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Home Activities for an Elderly Loved One

Home Activities for an Elderly Loved One

Home Activities for an Elderly Loved One

Elderly loved ones have always needed and deserved special attention, but in a world reshaped by the Coronavirus, it’s more important than ever to go the extra mile with them. The claustrophobia and loneliness of social distancing affect everyone, but that’s especially true for elders, essentially all of whom are high-risk and trapped at home. With a little thoughtfulness and creativity, you can see, do, and explore far more from home than you ever dreamed.

The first key to supporting elders’ mental health at home is stepping up variety and frequency of activities they already enjoy. Have a WWII documentary fan in the house? Lean into that passion. Buy model ships and planes to assemble and decorate as a team. Check out virtual tours of WWII vessels and museums. Simple activities can be the most impactful, like story time. Get family, friends, grandkids, etc. on a video call, have everyone prepare with snacks and drinks, then let Grandpa share some war stories.

Classic pastimes for the elderly, like gardening and regular exercise are more important than ever. Keep to your regular schedule as much as possible by watering potted plants in the morning, doing chair aerobics after lunch, etc. Fun activities will fit around this framework. Don’t toss normally-scheduled activities in the home to try to create an illusion of vacation-like freedom. That will exhaust everyone quickly, and routines are also a source of comfort all on their own.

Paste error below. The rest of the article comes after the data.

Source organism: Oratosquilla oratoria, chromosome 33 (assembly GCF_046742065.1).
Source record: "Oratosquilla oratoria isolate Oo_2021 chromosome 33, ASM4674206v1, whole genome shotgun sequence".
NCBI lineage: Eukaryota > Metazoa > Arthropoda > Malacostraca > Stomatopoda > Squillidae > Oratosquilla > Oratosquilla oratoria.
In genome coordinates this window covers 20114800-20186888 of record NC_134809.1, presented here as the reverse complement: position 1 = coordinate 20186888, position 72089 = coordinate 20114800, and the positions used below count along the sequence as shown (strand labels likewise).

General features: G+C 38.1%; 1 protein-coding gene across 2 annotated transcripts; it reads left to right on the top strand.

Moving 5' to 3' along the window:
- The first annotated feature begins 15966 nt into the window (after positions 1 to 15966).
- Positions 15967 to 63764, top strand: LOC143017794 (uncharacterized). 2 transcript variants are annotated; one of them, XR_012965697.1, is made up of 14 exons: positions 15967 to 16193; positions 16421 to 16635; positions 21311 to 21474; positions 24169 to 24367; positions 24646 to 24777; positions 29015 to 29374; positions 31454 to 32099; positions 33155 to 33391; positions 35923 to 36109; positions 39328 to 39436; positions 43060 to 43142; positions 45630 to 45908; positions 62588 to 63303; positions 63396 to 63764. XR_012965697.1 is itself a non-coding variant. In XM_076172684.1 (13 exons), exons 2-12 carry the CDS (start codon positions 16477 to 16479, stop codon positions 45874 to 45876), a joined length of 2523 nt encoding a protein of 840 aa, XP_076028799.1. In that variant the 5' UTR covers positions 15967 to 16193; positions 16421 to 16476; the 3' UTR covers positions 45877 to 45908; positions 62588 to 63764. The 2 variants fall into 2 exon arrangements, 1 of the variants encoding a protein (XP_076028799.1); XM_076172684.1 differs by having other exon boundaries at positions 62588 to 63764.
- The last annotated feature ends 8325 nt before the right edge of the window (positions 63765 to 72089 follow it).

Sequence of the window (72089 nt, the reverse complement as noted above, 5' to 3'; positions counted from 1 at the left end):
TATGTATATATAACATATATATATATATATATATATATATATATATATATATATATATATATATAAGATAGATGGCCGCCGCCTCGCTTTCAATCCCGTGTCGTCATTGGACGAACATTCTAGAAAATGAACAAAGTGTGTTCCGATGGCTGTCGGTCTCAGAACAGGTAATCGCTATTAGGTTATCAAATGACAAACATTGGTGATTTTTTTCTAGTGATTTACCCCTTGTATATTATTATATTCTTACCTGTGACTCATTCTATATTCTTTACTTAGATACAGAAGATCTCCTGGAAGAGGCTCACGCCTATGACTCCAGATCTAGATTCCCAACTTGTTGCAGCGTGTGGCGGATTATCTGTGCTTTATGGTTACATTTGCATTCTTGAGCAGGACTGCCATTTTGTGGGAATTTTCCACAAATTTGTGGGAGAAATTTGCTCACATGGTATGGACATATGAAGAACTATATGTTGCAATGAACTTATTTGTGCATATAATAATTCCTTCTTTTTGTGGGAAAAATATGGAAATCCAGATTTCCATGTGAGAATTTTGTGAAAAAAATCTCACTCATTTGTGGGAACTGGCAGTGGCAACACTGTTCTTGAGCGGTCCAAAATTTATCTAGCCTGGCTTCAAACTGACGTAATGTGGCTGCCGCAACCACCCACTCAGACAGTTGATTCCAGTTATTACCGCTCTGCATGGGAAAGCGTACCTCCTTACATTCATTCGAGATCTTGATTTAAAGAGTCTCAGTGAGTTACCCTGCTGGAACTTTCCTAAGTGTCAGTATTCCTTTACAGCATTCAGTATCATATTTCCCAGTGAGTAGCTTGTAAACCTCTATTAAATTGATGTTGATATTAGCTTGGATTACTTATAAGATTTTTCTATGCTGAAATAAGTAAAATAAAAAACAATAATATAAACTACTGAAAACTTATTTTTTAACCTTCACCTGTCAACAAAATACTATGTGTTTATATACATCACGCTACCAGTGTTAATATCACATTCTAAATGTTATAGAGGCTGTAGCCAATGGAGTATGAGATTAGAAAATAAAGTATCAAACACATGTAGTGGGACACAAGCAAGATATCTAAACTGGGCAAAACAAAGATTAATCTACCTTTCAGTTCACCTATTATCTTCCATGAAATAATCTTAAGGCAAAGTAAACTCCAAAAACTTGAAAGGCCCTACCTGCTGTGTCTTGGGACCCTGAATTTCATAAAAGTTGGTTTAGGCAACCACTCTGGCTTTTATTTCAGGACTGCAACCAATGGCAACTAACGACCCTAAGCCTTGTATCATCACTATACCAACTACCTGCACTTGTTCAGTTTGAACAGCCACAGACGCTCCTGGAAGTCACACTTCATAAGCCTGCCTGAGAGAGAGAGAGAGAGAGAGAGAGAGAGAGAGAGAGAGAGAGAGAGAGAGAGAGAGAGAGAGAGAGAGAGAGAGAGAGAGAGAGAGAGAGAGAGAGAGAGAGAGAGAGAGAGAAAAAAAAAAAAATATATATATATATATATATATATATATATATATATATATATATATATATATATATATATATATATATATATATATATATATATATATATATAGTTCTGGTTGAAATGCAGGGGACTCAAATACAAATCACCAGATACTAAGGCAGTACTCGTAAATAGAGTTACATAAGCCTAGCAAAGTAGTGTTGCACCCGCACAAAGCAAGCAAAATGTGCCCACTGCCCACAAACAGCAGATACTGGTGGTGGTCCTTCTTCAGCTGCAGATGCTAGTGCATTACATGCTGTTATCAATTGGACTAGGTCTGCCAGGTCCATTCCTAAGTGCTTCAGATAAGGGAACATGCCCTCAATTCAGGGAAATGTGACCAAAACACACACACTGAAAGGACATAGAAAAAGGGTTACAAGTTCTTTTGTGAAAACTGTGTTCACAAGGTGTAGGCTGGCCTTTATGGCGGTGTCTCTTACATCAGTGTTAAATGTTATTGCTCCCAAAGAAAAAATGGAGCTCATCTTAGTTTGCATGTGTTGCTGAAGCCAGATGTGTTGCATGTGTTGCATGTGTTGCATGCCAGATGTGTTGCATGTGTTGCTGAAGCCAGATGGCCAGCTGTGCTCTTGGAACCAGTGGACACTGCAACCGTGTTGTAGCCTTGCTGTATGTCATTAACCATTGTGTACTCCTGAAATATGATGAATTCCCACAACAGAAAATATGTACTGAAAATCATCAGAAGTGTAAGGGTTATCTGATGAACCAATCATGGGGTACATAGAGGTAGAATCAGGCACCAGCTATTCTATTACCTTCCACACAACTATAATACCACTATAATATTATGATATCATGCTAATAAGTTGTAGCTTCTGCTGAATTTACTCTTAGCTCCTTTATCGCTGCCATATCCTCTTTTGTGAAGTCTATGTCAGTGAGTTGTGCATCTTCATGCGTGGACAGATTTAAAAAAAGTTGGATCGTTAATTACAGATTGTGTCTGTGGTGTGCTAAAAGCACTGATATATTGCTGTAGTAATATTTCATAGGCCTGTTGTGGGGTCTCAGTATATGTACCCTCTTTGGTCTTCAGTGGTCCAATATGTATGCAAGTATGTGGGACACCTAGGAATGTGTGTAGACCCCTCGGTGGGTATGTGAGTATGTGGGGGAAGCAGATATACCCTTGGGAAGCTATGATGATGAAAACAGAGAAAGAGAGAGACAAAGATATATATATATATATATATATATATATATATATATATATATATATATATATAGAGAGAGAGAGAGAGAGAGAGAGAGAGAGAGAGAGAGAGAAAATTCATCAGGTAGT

Long periods of social isolation are great learning opportunities, and if your loved one has struggled a little with technology before, this may be the best time for reintroductions. Take virtual tours with them, keep tabs of animal live-cams open, and show your loved one how to navigate between open tabs and windows so they can keep a zoo in their living room. You may also help a keen Sudoku fan or card game champ to play their favorite games on the computer. No matter how skilled they may be, they’ll never run out of Sudoku puzzles online.

No matter how frustrating or sad the outside world may feel, a bit of color can make it feel much better. Crafting and art offer structured socialization ideal for couples and groups. Work with your grandmother to create a bouquet of felt flowers or repurpose recyclables or knick-knacks into wind chimes. If you’re in contact with other caregivers or elderly friends of your loved one, collaborate and share some love with handicrafts. Everyone could knit a blanket for someone else in the group over the winter, or a club can paint and trade sun catchers.

There are activities, virtual tours, games, and art projects suitable for any senior citizen, regardless of health restrictions and limitations. Maybe they can’t go out to visit the world, but that doesn’t mean adventure can’t find them, or that their own corner isn’t bright and stimulating on its own. No matter what, you can all have fun together.

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